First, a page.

(ii)Content: This we feel was the most original part. The title should really be `Mathematics through Knots', since the aim was to explain some basic methods of mathematics to the general public. Thus part of the intention was to show mathematics as valuable in itself, and to show how the pursuit of these methods and aims led to applications which could not be seen from the start.
We also came to realise that the exhibition format is one of the hardest. It is not enough to show things, or ideas; there has to be an overlying philosophy, an intention on the impression that is to be conveyed to the viewer, and each aspect of the exhibition has to fit with that intention. Each board has to tell a story in itself, as far as possible by graphical means, and yet each board has to be related to the others.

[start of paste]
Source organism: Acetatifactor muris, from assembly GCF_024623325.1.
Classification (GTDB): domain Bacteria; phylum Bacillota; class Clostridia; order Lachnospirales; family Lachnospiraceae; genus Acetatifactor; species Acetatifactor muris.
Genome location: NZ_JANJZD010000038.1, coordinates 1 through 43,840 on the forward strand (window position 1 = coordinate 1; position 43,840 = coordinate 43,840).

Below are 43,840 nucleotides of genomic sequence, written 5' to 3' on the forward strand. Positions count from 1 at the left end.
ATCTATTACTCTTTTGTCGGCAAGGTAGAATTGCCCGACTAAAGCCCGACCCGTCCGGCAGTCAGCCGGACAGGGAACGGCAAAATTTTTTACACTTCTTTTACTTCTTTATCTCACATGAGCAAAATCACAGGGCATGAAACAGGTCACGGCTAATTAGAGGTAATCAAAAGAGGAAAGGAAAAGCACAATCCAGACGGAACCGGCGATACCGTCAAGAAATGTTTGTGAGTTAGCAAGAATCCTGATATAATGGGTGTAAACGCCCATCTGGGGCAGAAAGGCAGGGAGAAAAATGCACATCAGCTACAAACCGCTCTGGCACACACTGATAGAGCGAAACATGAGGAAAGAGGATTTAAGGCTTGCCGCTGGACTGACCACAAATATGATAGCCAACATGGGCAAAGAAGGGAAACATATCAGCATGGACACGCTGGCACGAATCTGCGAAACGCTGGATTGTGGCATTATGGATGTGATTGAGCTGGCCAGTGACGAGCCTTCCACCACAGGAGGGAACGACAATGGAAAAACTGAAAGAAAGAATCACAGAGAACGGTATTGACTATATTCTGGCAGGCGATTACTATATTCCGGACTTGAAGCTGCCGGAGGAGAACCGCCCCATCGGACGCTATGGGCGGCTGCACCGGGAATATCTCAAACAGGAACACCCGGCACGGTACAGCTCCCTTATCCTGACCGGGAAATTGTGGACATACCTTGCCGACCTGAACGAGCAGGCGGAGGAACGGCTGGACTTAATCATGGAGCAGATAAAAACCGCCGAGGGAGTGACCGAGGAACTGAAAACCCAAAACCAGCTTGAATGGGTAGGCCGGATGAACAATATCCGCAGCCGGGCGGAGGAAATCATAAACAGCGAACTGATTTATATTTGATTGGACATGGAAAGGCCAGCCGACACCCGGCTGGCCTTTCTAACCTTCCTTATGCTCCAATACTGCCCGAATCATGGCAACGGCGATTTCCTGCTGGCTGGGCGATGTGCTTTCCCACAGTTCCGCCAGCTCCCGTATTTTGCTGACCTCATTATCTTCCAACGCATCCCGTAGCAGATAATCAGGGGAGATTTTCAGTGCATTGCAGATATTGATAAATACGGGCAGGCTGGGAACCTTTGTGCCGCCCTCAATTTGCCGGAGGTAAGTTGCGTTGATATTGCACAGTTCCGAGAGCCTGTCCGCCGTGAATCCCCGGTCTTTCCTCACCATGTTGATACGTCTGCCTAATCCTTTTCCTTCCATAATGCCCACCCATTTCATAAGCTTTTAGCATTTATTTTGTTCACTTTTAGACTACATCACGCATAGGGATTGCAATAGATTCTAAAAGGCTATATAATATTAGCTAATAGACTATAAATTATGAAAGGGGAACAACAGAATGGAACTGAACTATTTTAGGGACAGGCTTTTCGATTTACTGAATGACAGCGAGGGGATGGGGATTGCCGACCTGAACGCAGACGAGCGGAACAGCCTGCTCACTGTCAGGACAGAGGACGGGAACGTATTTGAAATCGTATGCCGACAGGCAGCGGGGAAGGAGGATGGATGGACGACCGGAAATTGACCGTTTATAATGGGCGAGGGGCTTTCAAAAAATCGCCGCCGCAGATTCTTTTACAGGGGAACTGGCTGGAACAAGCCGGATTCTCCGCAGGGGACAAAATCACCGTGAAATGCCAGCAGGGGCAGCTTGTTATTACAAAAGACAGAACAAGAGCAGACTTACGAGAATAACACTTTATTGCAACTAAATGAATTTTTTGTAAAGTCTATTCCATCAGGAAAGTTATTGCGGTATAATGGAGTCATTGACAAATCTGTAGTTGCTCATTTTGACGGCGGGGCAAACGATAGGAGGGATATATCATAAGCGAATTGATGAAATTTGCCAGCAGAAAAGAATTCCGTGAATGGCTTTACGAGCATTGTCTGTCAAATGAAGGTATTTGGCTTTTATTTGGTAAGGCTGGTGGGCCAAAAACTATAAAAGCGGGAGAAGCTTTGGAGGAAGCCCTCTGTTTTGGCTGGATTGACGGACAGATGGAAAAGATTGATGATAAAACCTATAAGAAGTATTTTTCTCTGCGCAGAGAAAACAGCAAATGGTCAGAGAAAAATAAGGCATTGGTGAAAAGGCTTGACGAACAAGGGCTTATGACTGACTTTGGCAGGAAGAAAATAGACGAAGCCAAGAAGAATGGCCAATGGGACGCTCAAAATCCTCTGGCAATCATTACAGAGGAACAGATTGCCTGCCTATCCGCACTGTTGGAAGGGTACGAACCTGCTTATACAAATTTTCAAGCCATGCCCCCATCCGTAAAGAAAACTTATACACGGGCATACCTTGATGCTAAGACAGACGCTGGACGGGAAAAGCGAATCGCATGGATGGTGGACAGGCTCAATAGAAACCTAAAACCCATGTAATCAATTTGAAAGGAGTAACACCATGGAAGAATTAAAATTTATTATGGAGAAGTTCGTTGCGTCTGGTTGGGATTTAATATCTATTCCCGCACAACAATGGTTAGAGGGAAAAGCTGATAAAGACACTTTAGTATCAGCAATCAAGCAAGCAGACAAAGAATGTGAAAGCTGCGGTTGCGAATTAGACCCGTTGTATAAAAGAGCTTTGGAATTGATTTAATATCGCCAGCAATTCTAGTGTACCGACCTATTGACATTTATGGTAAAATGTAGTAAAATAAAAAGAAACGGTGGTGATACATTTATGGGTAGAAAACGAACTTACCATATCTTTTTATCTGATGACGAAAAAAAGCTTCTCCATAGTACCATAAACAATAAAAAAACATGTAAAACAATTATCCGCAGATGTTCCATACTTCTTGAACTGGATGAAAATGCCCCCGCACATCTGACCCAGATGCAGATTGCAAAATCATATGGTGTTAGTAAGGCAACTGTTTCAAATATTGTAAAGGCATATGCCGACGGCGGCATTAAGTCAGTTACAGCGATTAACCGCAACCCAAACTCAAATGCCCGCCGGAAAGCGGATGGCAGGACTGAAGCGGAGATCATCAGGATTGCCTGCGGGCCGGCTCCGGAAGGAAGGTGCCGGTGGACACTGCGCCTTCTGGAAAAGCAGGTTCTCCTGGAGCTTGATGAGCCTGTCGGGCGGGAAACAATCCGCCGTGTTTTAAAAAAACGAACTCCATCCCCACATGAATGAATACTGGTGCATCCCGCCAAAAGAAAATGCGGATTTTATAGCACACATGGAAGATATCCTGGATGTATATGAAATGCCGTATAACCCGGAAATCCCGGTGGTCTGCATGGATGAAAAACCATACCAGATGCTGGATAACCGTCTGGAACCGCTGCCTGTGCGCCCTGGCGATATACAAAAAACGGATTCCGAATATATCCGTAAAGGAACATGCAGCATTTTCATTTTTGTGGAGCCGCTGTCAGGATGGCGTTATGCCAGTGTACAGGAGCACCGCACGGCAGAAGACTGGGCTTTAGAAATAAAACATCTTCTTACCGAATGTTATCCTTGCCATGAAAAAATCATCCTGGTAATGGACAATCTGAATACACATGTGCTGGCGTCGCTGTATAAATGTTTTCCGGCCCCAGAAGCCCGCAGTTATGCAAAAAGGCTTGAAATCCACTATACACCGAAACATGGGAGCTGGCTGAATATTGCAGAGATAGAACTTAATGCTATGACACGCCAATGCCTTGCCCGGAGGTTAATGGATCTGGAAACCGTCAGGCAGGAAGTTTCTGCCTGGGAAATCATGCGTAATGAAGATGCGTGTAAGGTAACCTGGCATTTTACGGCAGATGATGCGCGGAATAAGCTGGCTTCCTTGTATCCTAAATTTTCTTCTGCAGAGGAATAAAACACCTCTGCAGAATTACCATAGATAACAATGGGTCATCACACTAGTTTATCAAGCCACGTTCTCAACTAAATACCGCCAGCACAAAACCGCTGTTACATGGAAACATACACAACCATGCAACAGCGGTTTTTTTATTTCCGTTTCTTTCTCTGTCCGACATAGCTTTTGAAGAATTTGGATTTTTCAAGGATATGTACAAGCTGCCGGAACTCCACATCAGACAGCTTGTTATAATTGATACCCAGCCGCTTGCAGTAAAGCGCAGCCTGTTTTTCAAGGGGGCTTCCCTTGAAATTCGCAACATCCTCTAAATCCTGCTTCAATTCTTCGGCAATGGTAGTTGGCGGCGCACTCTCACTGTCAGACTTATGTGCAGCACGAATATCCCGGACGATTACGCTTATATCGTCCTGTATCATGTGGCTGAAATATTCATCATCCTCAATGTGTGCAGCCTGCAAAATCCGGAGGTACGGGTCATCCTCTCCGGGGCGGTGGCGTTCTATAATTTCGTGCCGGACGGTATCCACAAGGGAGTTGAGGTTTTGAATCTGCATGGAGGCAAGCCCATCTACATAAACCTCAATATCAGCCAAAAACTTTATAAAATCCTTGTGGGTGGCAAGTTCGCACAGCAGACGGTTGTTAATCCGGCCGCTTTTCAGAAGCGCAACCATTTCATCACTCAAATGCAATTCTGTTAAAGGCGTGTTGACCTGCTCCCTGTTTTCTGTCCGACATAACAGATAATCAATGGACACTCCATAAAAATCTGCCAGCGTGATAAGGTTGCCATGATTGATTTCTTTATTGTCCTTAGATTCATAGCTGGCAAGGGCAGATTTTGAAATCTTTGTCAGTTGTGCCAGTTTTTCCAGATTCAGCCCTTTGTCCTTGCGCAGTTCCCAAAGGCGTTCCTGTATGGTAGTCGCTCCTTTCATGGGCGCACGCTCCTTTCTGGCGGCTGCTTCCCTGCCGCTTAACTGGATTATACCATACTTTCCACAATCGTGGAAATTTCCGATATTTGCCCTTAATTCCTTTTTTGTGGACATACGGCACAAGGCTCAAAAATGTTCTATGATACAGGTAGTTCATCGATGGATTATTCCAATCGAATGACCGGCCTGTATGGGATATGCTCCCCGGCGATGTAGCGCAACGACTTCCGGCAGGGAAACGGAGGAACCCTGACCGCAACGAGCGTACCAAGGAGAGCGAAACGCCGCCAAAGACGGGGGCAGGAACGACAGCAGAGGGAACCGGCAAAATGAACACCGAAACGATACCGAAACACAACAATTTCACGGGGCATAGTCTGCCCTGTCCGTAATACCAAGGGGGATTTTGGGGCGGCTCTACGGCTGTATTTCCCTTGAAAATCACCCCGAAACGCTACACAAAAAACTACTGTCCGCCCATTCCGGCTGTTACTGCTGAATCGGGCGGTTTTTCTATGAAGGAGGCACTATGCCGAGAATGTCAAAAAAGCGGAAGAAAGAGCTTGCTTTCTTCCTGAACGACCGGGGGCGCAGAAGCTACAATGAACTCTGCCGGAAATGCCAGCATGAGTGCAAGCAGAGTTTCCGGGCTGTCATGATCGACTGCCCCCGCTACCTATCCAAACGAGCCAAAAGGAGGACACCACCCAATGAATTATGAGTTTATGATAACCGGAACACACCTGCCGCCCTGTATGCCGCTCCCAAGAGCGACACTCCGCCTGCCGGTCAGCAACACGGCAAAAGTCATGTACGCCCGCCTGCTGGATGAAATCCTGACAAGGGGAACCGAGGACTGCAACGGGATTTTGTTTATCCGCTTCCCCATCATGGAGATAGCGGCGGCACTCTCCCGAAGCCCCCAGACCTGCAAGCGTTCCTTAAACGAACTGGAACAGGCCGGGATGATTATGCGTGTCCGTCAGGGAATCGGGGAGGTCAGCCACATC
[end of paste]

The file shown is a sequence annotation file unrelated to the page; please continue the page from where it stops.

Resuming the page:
It should now be clear why the development and realisation of this structure took four years!
The methods which were displayed through knots were: representation; classification; invariants; breaking a complicated object or procedure into simple parts; laws; analogy; applications.
Part of the overall aims were: advanced mathematics from an elementary viewpoint; making mathematics concrete.
Putting the exhibition on the web in 1997 allowed the description of these aims, and much other material, to be incorporated into various levels of the hypertext, keeping the original boards at the top level. Thus the web format turns out to be a wonderful and flexible tool.
An unforeseen consequence of making the exhibition was the collaboration with the sculptor John Robinson, and the web sites of his sculptures and the knot exhibition are expected to form a core of the CDROm(s) in preparation for the RPAMath project.
Acknowledgements: The main support for the original exhibition came from COPUS (Committee for the Public Understanding of Science), and for the web presentation from the Philip Trust and the London Mathematical Society.